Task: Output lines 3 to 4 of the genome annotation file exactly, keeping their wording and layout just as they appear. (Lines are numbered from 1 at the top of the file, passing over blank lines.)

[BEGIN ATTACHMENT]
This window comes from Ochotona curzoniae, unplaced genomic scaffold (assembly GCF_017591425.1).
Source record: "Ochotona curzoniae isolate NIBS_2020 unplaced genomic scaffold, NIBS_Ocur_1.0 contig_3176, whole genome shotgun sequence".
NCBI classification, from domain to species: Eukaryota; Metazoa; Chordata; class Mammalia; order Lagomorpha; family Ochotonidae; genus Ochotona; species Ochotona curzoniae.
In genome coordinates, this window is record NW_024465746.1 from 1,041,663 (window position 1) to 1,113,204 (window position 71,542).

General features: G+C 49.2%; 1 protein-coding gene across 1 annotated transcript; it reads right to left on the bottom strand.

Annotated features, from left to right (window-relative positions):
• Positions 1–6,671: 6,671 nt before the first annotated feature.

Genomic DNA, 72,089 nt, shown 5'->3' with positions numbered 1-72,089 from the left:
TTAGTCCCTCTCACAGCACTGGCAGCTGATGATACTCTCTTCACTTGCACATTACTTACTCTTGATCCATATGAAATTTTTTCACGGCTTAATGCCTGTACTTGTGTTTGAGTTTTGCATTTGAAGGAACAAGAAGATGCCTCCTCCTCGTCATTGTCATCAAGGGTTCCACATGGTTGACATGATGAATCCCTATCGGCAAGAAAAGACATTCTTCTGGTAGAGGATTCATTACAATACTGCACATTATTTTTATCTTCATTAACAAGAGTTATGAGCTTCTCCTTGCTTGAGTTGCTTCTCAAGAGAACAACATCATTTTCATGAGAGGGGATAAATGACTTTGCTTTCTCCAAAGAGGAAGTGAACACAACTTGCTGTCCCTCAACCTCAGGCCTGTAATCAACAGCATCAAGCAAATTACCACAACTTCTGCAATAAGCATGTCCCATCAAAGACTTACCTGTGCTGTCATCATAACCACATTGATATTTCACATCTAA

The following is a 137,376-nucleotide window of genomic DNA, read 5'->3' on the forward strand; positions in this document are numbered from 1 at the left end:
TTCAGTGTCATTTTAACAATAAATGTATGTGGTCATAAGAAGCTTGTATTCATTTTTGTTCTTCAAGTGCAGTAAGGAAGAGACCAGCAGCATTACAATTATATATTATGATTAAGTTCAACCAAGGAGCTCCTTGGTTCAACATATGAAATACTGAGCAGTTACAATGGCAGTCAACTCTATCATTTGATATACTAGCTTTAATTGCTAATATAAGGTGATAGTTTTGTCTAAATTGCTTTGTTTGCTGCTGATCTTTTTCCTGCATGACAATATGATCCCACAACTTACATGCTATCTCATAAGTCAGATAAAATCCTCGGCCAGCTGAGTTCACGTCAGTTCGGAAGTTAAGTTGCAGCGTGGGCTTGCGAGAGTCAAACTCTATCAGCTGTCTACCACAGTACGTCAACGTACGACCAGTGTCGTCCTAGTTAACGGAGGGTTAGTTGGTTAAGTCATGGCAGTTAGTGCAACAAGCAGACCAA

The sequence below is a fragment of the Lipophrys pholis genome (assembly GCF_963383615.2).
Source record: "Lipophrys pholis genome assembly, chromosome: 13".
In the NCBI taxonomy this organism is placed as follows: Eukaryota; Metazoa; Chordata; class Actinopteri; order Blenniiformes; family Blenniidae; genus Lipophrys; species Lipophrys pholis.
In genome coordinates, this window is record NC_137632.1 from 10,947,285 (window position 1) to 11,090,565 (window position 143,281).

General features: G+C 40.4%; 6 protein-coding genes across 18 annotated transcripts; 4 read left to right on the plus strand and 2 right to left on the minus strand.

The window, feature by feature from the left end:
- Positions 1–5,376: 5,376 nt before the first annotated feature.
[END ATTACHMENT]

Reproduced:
NCBI classification, from domain to species: Eukaryota; Metazoa; Chordata; class Mammalia; order Lagomorpha; family Ochotonidae; genus Ochotona; species Ochotona curzoniae.
In genome coordinates, this window is record NW_024465746.1 from 1,041,663 (window position 1) to 1,113,204 (window position 71,542).